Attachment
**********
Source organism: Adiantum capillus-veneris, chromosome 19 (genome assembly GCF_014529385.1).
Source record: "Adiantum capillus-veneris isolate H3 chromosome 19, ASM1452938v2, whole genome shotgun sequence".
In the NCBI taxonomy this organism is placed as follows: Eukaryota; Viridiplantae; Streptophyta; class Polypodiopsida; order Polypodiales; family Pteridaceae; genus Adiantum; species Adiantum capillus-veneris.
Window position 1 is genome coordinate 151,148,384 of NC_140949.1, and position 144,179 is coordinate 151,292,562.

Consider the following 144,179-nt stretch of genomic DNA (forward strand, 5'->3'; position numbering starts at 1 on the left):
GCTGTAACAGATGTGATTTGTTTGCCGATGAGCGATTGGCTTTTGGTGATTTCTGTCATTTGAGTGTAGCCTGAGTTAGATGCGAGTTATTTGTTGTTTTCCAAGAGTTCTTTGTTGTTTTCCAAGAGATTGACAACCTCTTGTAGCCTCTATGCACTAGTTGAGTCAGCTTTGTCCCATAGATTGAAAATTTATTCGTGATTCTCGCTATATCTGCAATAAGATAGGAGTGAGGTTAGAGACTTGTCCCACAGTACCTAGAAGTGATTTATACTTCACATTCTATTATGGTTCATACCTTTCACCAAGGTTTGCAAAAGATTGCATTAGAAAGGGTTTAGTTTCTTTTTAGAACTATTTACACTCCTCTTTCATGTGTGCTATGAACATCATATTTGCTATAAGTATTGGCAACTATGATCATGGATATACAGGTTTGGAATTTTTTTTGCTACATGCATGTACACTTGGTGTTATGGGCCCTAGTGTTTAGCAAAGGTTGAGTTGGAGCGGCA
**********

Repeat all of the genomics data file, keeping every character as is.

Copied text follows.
Source organism: Adiantum capillus-veneris, chromosome 19 (genome assembly GCF_014529385.1).
Source record: "Adiantum capillus-veneris isolate H3 chromosome 19, ASM1452938v2, whole genome shotgun sequence".
In the NCBI taxonomy this organism is placed as follows: Eukaryota; Viridiplantae; Streptophyta; class Polypodiopsida; order Polypodiales; family Pteridaceae; genus Adiantum; species Adiantum capillus-veneris.
Window position 1 is genome coordinate 151,148,384 of NC_140949.1, and position 144,179 is coordinate 151,292,562.

Consider the following 144,179-nt stretch of genomic DNA (forward strand, 5'->3'; position numbering starts at 1 on the left):
GCTGTAACAGATGTGATTTGTTTGCCGATGAGCGATTGGCTTTTGGTGATTTCTGTCATTTGAGTGTAGCCTGAGTTAGATGCGAGTTATTTGTTGTTTTCCAAGAGTTCTTTGTTGTTTTCCAAGAGATTGACAACCTCTTGTAGCCTCTATGCACTAGTTGAGTCAGCTTTGTCCCATAGATTGAAAATTTATTCGTGATTCTCGCTATATCTGCAATAAGATAGGAGTGAGGTTAGAGACTTGTCCCACAGTACCTAGAAGTGATTTATACTTCACATTCTATTATGGTTCATACCTTTCACCAAGGTTTGCAAAAGATTGCATTAGAAAGGGTTTAGTTTCTTTTTAGAACTATTTACACTCCTCTTTCATGTGTGCTATGAACATCATATTTGCTATAAGTATTGGCAACTATGATCATGGATATACAGGTTTGGAATTTTTTTTGCTACATGCATGTACACTTGGTGTTATGGGCCCTAGTGTTTAGCAAAGGTTGAGTTGGAGCGGCA